Have been Putting together some kind of sale material, in order to get more commission work all week. The question is, is my style pathologically non commercial? Time will tell, I'm doing a sale drive in Sweden soon, the problem is I have to much material just browsing on my computer takes forever (and selecting amongst them is pure hell)
One reason that war is so common in our world is that the equipment is so sturdy, an ordinary Tank can withhold almost anything before it breaks. In order to bring more peace to our world I have (together with some of Europe's largest porcelain manufacturers) designed a completely new line of war materials, completely made out of porcelain. The thought behind is if the generals know that their tanks will break if used they will hesitate before going to war, and when it comes to parading porcelain is far superior to steel:
The Meissen x120 fighter jet
Bing & Grøndahl Infantry man
Villeroy & Boch middle weight armored Tank
Royal Worcester self propelled field gun
Made while waiting for my family in Gothenburg. First leg at the Domkyrka while waiting for my wife, the second leg at the Central Station. Finished it off this morning while eating breakfast and colored it before lunch.
The Family has just returned from Gothenburg, (we were visiting friends and did some running) I ran ten minutes slower then last year, so I'm not to pleased, my wife is very happy though it was her first race.
I'm in a bit of a post project vacuum, so I did this drawing yesterday. I started at the top (minus the animals) and worked my way downwards. As I worked my way down, enjoying the ride but when I got closer to the ground I got in problems. How to finish it? Shall I turn the building to some kind of vehicle? (No I did that the last time) Shall I put the building in water? (not enough paper left). Well I have to return to the critter trick, put some fairly exotic animals with large bulk in front of it. Mission accomplished, color (or maybe coffee) to come..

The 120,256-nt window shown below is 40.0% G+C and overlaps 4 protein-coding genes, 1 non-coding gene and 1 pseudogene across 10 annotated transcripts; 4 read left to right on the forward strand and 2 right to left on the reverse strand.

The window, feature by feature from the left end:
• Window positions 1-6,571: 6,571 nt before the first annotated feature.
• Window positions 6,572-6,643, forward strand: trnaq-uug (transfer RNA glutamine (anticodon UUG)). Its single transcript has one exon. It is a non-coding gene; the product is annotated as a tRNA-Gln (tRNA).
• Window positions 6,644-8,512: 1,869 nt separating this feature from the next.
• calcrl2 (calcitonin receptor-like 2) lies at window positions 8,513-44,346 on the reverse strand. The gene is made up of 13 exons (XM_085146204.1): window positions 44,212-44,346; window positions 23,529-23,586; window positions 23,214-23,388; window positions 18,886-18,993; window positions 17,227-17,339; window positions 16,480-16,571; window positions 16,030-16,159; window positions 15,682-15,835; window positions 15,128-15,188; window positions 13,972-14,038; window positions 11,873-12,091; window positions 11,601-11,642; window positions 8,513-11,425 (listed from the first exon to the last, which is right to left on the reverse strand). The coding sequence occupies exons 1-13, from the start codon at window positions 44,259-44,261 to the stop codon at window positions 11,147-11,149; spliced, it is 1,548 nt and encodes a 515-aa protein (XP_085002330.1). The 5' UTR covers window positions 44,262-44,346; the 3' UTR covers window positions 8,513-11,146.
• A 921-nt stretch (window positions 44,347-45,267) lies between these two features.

the secret of making porcelain was for a long time a Chinese secret, it took an enlightenment and a German mathematician with a fancy name, Ehrenfried Walther von Tschirnhaus (the name must be a nightmare at a cocktail party) to crack the secret.
More from the book project, the line of characters are dancing across 2 spreads, I think it will look great in the book (how it looks on the web is another question, you will have to click on the images in order to see it larger). In order to see it larger yet, you can check here for the first and here for the second one.
Still working on the commission book, as last year it will be designed by my twin sister! She'll have a hard time putting all the little pieces together to a coherent form (but I'm confident that she will succeed. I will have to do some serious coloring and scanning this weekend in order to make the deadline.